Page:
Prototypes of Peter Duck's Crab Island and Roger's Monkey 'Gibber'

Mike Field

Many people will remember several variously-described mentions in the canon of the book Knight on Sailing. They occur primarily in The Picts And The Martyrs (five mentions) and We Didn't Mean To Go To Sea (two mentions – and thanks to Ed Kiser for the research).

"Knight" was a real person (Edward Fredrick or EF Knight) and Sailing a real book – one of the earliest how-to manuals for small-boat sailors. The book was first published in 1890, and copies of it can still be found for sale if you have a mind to look, or you can read it on All Things Ransome at Sailing. Ransome taught himself to sail using this book, and later used the book itself for his characters to do the same thing.

The author, Knight, was a barrister, journalist, war correspondent, sailor, and adventurer, a bit of a latter-day Elizabethan really. He owned and sailed the 30-tonner Falcon (usually single-handed), about which he wrote two books, The Cruise Of The Falcon and The Falcon In The Baltic. From these he earned the soubriquet "Falcon" Knight. Knight is widely considered to be the prototype of Erskine Childer's hero Davies in The Riddle Of The Sands.

In 1889 Knight bought the cutter Alerte and, as part of a more extended cruise, sailed her to the island of Trinidad off the south-east coast of Brazil (see map), in search of buried treasure. (Knight's "Trinidad" is spelt "Trindade" nowadays to distinguish it from Trinidad off the coast of Venezuela in the Caribbean.) He was equipped with a treasure map provided by an old sailor who had heard the story of the burial of the treasure from a young chap he had befriended, ... etc, etc. Knight was pretty sure that he had correct information, and that it was worthwhile trying to find the treasure – reputed to be part of some pirated Portuguese loot. Digging was commenced scientifically in accordance with the map (and with energy), but after some weeks the search was abandoned when sea conditions made it unsafe to stay any longer.

Knight wrote of these experiences in The Cruise of the Alerte published in 1889 (also available on All Things Ransome at the link). His description of Trinidad and its topography (see picture) sits well with AR's description of Crab Island in Peter Duck, as does his description of the sea conditions experienced while they were there. Knight also makes several references to the land-crabs with which the island was infested, and how he and his partners would deter them from attacking the camp at night by killing several hundred on which the others then feasted.

There seems little doubt that AR based his Crab Island on Knight's Trinidad.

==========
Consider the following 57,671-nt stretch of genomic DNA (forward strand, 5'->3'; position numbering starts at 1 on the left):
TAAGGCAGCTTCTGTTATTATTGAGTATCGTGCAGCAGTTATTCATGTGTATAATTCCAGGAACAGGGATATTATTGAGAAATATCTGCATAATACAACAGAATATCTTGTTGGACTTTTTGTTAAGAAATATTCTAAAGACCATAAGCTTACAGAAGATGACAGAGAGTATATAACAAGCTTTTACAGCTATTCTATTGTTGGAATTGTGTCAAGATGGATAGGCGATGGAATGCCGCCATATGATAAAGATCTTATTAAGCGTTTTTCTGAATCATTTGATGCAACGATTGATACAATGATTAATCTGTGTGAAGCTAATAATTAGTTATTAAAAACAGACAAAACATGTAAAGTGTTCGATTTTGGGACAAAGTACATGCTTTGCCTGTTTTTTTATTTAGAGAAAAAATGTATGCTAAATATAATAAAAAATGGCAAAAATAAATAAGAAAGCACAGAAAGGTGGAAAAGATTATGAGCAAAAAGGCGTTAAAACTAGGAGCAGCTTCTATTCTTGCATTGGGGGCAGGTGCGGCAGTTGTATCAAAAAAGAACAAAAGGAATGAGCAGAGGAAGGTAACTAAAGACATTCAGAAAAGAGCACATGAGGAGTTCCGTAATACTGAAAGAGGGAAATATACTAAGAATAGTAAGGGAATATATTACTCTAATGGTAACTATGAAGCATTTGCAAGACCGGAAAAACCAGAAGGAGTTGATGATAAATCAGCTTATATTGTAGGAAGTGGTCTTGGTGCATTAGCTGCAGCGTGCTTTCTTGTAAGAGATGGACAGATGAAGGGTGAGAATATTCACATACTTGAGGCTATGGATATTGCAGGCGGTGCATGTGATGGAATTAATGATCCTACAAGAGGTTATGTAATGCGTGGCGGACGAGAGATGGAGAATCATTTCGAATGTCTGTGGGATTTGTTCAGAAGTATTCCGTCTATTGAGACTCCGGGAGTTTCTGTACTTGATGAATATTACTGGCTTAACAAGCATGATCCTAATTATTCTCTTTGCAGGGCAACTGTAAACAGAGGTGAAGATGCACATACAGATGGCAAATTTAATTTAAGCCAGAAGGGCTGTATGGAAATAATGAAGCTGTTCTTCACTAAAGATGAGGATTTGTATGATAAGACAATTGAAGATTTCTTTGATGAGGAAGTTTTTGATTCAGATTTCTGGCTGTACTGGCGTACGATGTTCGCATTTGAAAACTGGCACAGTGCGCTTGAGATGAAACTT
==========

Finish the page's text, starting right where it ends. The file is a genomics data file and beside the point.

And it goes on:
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However, nowhere in any of my reading have I found any reference to the pet monkey Jacko that Alerte carried on her cruise. Here is Knight's description of Jacko –
"[The men] also brought off a land-crab, which did not seem at all at home on our deck. He was introduced to Master Jacko, our monkey, whose horror at the uncouth apparition was intense. The wise monkey would not get in reach of the crab's nippers, but, having cleverly driven him into a corner, tried to push his ugly visitor through a scupper into the sea with a bit of firewood.

"I must now aplogise to Jacko for not having before this introduced him to my readers. He was a delightful little creature that we had purchased on the Praya at Bahia. He was very affectionate, and was free from malice, though, of course, full of mischief. He had a red blanket of his own, which he would carry about with him wherever he went, and, should a few drops of rain fall or spray come on board, he would deftly roll it about him in the fashion of a cloak, with his funny little head just peeping out of the hood. He was very fond of tea, and while we were at sea he took his 4 a.m. cup with the others. As soon as the cook began to lift the boiler of tea from the stove Jacko would give a whistle of delight, clamber up the pantry wall, unhook a pannikin, and walk up with it to be filled, "all de same as a little ole man," as the cook used to say. It was amusing to see him test the temperature of the tea with his fingers before drinking it. He was a marvellously intelligent and jolly little creature, and is now dwelling happily in a little house on a cocoanut tree in a plantation near Port-of-Spain. He prefers a West Indian life of warmth and unlimited bananas to an existence in a damp ship on salt junk and biscuit."
Here are two other snippets too, which help round out this delightful description –
"Some [seabirds] would coolly perch on our davits and stare at us very rudely, to the great indignation of Jacko, who swore at them in his own language."

"We took Jacko on shore with us. He did not admire the island, and particularly objected to the land-crabs. His favourite amusement was to turn on the tap of our tank, when no one was looking, and let all our hard-got supply of water run out. He behaved very well on the whole, however, except on Christmas Day, when he drank some rum which he found at the bottom of a pannikin, and, I am grieved to say, became disgracefully intoxicated. He had a dreadful headache the next day."
In Their Own Story, a short piece of meta-fiction provided by AR to describe how the story Peter Duck came to be written, the "authors' – the children themselves – decided that Roger should have a monkey called Jacko aboard for the Wild Cat's cruise to Crab Island.

Can anyone doubt that Roger's "real" monkey Gibber was based on any other than Knight's delightful Jacko?

Adapted from a post on TarBoard, and revised by the author.

This article is ©2013 by Mike Field, and posted on All Things Ransome with permission.

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